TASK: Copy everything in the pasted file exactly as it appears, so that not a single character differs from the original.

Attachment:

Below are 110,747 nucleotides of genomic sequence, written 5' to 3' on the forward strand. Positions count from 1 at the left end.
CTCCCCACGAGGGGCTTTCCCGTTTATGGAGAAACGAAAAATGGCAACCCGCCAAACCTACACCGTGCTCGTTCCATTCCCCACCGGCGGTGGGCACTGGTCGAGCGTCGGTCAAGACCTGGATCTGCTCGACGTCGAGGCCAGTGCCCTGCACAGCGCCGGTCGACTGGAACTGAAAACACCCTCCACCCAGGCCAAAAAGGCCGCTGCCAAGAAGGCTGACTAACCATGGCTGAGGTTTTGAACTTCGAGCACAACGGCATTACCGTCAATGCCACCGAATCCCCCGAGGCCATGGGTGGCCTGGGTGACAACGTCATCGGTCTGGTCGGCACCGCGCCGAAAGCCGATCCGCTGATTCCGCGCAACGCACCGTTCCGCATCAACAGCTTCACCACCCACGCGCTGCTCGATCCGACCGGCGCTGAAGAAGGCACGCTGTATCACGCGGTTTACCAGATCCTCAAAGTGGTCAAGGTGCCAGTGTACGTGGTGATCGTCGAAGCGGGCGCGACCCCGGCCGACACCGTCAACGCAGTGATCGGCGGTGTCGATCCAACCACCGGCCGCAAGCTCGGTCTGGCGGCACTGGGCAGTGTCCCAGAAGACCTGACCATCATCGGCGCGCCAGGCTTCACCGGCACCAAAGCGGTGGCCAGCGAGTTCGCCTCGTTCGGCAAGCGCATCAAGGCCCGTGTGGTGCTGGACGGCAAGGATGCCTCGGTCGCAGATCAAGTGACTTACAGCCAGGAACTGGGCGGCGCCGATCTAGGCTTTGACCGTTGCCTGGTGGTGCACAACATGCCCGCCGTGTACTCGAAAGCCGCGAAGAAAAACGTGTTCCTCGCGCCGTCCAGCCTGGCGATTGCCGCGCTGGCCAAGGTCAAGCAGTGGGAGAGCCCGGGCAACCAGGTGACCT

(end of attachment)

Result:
Below are 110,747 nucleotides of genomic sequence, written 5' to 3' on the forward strand. Positions count from 1 at the left end.
CTCCCCACGAGGGGCTTTCCCGTTTATGGAGAAACGAAAAATGGCAACCCGCCAAACCTACACCGTGCTCGTTCCATTCCCCACCGGCGGTGGGCACTGGTCGAGCGTCGGTCAAGACCTGGATCTGCTCGACGTCGAGGCCAGTGCCCTGCACAGCGCCGGTCGACTGGAACTGAAAACACCCTCCACCCAGGCCAAAAAGGCCGCTGCCAAGAAGGCTGACTAACCATGGCTGAGGTTTTGAACTTCGAGCACAACGGCATTACCGTCAATGCCACCGAATCCCCCGAGGCCATGGGTGGCCTGGGTGACAACGTCATCGGTCTGGTCGGCACCGCGCCGAAAGCCGATCCGCTGATTCCGCGCAACGCACCGTTCCGCATCAACAGCTTCACCACCCACGCGCTGCTCGATCCGACCGGCGCTGAAGAAGGCACGCTGTATCACGCGGTTTACCAGATCCTCAAAGTGGTCAAGGTGCCAGTGTACGTGGTGATCGTCGAAGCGGGCGCGACCCCGGCCGACACCGTCAACGCAGTGATCGGCGGTGTCGATCCAACCACCGGCCGCAAGCTCGGTCTGGCGGCACTGGGCAGTGTCCCAGAAGACCTGACCATCATCGGCGCGCCAGGCTTCACCGGCACCAAAGCGGTGGCCAGCGAGTTCGCCTCGTTCGGCAAGCGCATCAAGGCCCGTGTGGTGCTGGACGGCAAGGATGCCTCGGTCGCAGATCAAGTGACTTACAGCCAGGAACTGGGCGGCGCCGATCTAGGCTTTGACCGTTGCCTGGTGGTGCACAACATGCCCGCCGTGTACTCGAAAGCCGCGAAGAAAAACGTGTTCCTCGCGCCGTCCAGCCTGGCGATTGCCGCGCTGGCCAAGGTCAAGCAGTGGGAGAGCCCGGGCAACCAGGTGACCT